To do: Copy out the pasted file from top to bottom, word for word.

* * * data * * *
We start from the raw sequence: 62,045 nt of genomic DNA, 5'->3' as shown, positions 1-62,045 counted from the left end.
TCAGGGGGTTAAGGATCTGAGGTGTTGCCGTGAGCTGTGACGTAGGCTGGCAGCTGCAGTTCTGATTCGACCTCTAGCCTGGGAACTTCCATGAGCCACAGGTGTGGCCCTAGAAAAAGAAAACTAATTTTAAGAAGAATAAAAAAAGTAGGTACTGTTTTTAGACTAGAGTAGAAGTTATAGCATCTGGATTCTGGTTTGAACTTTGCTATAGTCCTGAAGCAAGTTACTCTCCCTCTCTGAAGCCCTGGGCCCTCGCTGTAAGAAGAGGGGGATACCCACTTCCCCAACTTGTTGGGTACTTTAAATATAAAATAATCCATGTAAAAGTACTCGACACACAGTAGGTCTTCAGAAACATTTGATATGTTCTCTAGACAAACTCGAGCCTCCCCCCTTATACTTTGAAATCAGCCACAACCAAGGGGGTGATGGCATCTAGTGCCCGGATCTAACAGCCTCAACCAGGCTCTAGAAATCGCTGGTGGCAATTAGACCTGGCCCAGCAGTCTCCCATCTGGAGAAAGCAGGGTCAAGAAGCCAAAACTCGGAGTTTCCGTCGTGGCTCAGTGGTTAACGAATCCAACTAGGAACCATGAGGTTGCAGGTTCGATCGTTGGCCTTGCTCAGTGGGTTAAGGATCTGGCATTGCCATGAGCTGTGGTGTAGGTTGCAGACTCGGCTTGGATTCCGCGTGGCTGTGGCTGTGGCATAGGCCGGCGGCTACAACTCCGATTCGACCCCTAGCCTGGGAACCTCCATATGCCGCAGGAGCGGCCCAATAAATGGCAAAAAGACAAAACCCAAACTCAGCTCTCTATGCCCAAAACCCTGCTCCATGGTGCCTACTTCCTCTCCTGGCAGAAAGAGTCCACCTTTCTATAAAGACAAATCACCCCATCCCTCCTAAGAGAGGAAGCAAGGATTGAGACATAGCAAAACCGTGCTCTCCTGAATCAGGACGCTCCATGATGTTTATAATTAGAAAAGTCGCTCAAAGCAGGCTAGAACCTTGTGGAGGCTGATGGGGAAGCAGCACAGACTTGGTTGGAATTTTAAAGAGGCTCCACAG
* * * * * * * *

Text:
We start from the raw sequence: 62,045 nt of genomic DNA, 5'->3' as shown, positions 1-62,045 counted from the left end.
TCAGGGGGTTAAGGATCTGAGGTGTTGCCGTGAGCTGTGACGTAGGCTGGCAGCTGCAGTTCTGATTCGACCTCTAGCCTGGGAACTTCCATGAGCCACAGGTGTGGCCCTAGAAAAAGAAAACTAATTTTAAGAAGAATAAAAAAAGTAGGTACTGTTTTTAGACTAGAGTAGAAGTTATAGCATCTGGATTCTGGTTTGAACTTTGCTATAGTCCTGAAGCAAGTTACTCTCCCTCTCTGAAGCCCTGGGCCCTCGCTGTAAGAAGAGGGGGATACCCACTTCCCCAACTTGTTGGGTACTTTAAATATAAAATAATCCATGTAAAAGTACTCGACACACAGTAGGTCTTCAGAAACATTTGATATGTTCTCTAGACAAACTCGAGCCTCCCCCCTTATACTTTGAAATCAGCCACAACCAAGGGGGTGATGGCATCTAGTGCCCGGATCTAACAGCCTCAACCAGGCTCTAGAAATCGCTGGTGGCAATTAGACCTGGCCCAGCAGTCTCCCATCTGGAGAAAGCAGGGTCAAGAAGCCAAAACTCGGAGTTTCCGTCGTGGCTCAGTGGTTAACGAATCCAACTAGGAACCATGAGGTTGCAGGTTCGATCGTTGGCCTTGCTCAGTGGGTTAAGGATCTGGCATTGCCATGAGCTGTGGTGTAGGTTGCAGACTCGGCTTGGATTCCGCGTGGCTGTGGCTGTGGCATAGGCCGGCGGCTACAACTCCGATTCGACCCCTAGCCTGGGAACCTCCATATGCCGCAGGAGCGGCCCAATAAATGGCAAAAAGACAAAACCCAAACTCAGCTCTCTATGCCCAAAACCCTGCTCCATGGTGCCTACTTCCTCTCCTGGCAGAAAGAGTCCACCTTTCTATAAAGACAAATCACCCCATCCCTCCTAAGAGAGGAAGCAAGGATTGAGACATAGCAAAACCGTGCTCTCCTGAATCAGGACGCTCCATGATGTTTATAATTAGAAAAGTCGCTCAAAGCAGGCTAGAACCTTGTGGAGGCTGATGGGGAAGCAGCACAGACTTGGTTGGAATTTTAAAGAGGCTCCACAG